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שטו העם ולקטו וטחנו ברחים... ועשו אתו עגות והיה טעמו כטעם לשד השמן

The people would roam and gather it, and grind it in a mill… or make it into cakes and it tasted like the taste of dough kneaded with oil. (11:8)

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Chazal (Yoma 75a) teach that the manna had within it a multiplicity of tastes, allowing the individual to experience any taste he wanted. It had no name until the first Shabbos it descended upon the camp. They called it Manna among themselves, a name which implies hachanah, preparation, for all foods; any taste could be experienced by eating it.  When on the sixth day/Erev Shabbos, however, a double portion fell, they called it Manna/man, because the mem and nun, two letters which comprise the word manna, are spelled out in double letters: mem = mem, mem: nun, nun (Kli Yakar).

The Talmud asks about the inconsistent wording of this pasuk. The pasuk originally implied that the manna descended throughout the camp, then said v’yatzu, “And they went out,” later adding, “They would roam and gather it.” Chazal explain that Bnei Yisrael had three ways in which to retrieve the manna, which coincided with the spiritual affiliation of the individual Jew. In other words, the righteous Jews opened the door of their tent, and the manna was before them. The middle of the road, average Jew was compelled to go out and expend some effort to obtain his food. Finally, the wicked Jew, who was deficient in his spiritual commitment, had to walk all over the camp in search of manna. For the righteous, the manna came in the form of bread, prepared and ready to eat. The average Jew made cakes, which indicates that it required baking.  The wicked Jew had to grind, prepare flour and form his food. He received unprocessed manna and was compelled to prepare it according to the Talmud.  It seems that the righteous received their food in the most convenient manner, ready to eat, waiting for them by their door, while the average Jew exerted himself slightly for his food, leaving the wicked, spiritually uncommitted Jew with the option of obtaining his sustenance through much effort and exertion. (Indeed, this accords with Rashi’s commentary.)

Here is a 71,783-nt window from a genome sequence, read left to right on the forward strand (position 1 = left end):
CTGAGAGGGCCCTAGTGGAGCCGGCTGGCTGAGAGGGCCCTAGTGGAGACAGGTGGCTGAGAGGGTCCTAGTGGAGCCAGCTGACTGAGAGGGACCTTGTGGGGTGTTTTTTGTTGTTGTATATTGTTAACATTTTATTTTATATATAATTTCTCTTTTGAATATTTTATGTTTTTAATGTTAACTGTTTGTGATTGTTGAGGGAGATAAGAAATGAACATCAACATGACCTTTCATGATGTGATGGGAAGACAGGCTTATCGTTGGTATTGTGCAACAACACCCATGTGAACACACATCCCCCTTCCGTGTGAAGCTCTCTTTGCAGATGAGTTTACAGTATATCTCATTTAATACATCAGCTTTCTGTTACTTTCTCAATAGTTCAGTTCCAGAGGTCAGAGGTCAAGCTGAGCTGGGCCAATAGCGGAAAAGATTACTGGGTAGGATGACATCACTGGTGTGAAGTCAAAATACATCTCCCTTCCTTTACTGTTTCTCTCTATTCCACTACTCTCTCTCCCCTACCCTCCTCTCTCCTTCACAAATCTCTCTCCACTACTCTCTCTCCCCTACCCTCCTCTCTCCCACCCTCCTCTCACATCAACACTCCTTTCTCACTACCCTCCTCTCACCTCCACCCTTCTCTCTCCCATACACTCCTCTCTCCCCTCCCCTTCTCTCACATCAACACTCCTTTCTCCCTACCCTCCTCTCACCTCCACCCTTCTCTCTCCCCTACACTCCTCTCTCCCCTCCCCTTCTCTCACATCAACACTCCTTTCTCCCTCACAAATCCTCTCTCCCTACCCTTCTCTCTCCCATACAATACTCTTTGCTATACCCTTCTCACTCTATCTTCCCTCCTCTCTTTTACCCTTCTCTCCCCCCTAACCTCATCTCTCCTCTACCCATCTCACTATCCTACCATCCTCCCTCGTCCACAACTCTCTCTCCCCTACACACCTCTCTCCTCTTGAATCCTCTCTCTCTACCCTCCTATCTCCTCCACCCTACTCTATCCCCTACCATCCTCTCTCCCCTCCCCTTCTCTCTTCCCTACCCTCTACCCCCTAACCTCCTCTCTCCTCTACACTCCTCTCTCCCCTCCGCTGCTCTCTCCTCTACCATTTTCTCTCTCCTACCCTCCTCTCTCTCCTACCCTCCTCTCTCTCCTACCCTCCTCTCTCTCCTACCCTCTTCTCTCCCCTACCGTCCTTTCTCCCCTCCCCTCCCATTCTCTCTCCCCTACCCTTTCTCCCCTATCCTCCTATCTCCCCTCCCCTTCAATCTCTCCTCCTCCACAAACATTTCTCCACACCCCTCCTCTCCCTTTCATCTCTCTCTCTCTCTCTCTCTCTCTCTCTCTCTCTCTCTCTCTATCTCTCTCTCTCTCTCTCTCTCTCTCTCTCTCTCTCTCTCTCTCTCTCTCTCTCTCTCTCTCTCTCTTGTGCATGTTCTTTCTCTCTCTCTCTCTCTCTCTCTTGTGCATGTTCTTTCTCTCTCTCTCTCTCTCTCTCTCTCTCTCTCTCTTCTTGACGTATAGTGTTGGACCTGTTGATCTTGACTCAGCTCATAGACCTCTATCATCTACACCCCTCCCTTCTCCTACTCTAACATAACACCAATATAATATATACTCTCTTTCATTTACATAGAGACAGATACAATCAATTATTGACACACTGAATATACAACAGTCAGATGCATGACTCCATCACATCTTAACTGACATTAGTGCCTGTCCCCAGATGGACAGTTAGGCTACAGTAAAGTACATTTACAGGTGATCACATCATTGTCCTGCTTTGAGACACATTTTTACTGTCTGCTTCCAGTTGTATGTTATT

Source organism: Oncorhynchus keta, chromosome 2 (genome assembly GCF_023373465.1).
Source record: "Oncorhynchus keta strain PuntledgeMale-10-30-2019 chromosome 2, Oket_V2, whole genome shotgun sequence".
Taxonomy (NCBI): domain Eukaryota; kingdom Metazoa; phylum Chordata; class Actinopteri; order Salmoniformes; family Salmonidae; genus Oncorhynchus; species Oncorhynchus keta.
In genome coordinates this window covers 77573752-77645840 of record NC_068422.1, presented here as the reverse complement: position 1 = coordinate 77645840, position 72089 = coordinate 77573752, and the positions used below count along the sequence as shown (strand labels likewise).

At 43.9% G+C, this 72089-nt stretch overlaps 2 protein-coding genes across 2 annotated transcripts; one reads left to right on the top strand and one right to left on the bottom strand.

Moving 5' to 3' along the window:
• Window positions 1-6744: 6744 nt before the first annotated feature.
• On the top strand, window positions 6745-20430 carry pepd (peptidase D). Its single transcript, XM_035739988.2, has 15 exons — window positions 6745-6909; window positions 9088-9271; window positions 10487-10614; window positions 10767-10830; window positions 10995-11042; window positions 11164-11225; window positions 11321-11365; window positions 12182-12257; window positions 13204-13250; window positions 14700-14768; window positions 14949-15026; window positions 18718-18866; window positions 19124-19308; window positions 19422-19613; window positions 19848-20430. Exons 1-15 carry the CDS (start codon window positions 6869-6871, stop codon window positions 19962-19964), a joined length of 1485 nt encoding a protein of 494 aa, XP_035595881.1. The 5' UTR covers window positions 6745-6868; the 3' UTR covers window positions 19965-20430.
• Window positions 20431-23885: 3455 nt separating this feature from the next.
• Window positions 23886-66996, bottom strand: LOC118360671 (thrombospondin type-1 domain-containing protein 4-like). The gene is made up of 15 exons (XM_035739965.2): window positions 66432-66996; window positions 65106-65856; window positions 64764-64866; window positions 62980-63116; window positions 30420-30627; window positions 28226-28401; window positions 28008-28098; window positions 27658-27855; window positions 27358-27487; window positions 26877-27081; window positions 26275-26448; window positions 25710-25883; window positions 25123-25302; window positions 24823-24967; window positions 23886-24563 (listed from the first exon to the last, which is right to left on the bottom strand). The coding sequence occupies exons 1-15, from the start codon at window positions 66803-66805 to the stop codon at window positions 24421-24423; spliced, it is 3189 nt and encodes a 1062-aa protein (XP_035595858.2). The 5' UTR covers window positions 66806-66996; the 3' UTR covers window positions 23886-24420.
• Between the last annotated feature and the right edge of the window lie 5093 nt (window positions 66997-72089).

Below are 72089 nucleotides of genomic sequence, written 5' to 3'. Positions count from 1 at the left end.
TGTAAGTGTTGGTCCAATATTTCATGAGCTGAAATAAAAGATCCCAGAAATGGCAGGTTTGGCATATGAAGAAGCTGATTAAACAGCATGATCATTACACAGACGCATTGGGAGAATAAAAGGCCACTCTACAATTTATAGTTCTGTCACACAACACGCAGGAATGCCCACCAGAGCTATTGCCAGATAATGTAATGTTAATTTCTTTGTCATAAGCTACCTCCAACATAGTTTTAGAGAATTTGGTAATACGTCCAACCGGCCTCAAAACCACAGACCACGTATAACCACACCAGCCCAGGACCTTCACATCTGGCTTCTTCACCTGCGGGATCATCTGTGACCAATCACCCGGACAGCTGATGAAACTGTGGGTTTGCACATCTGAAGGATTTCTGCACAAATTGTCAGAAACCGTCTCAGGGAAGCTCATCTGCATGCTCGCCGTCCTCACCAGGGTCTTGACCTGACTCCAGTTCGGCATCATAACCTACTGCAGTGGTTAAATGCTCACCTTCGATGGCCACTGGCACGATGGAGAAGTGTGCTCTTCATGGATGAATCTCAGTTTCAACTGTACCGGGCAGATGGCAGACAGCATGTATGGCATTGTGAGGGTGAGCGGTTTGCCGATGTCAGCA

Horav Mordechai Eliyahu Rabinowitz, zl, author of Responsa Ner La’Maor (quoted by Horav Yitzchak Zilberstein, Shlita, in Nifleosecha Asichah), offers an alternative understanding of the Manna delivery system and how it affected these three groups of Jews. The manna descended all over the camp and its environs, stretching out far outside of the camp. The righteous, faithful Jew knew that Hashem would provide for his needs. Thus, he took what was available and necessary – no more. The average Jew, whose level of faith had to overcome his self-imposed challenges, was not satisfied with just what he found at his doorstep. He wanted more, so he searched through the camp, gathering whatever more that he could. The rasha, wicked Jew, roamed all over – in the camp – outside of the camp – wherever there was manna, to load up their vessels. In other words, it was the individual’s spiritual posture that created a differential among Jews, which resulted in distinct attitudes concerning how much effort one needed to apply towards attaining his livelihood.

When they all returned home, it became as clear as day that they all had an equal amount of manna. They learned that one does not earn his sustenance either by force or exertion, but by Hashem’s decree. Thus, when Chazal say that the righteous found their manna at their doorstep, they mean that what they found at their door was sufficient for them. It would enable them to get through the day. The beinoni, average Jew, was not satisfied with a nominal amount. He went searching throughout the camp area, because he wanted more/better. The rasha outdid everyone, because the rasha never has enough to satisfy him; regardless of how much he has amassed, he wants more.

We should, however, address one additional issue. The Torah instructed everyone to take an omer, one portion – no more – no less. If so, the one who took the little amount that was at his door, who did not want to waste his time looking for more, sinned no less than the one who sought more to satisfy his desires. Why should the mamiit, one who took less, be rewarded? Horav Eliezer ben David, Shlita, derives from here that taking less than Hashem instructs us to take is not an aveirah, sin. Indeed, the righteous Jew who took his Manna, found it to be lechem, plain bread. He neither required cakes, nor did he want to waste time starting from scratch. Plain, unadulterated, unspiced bread in its most simple pristine form was all that he required. That is what he received.

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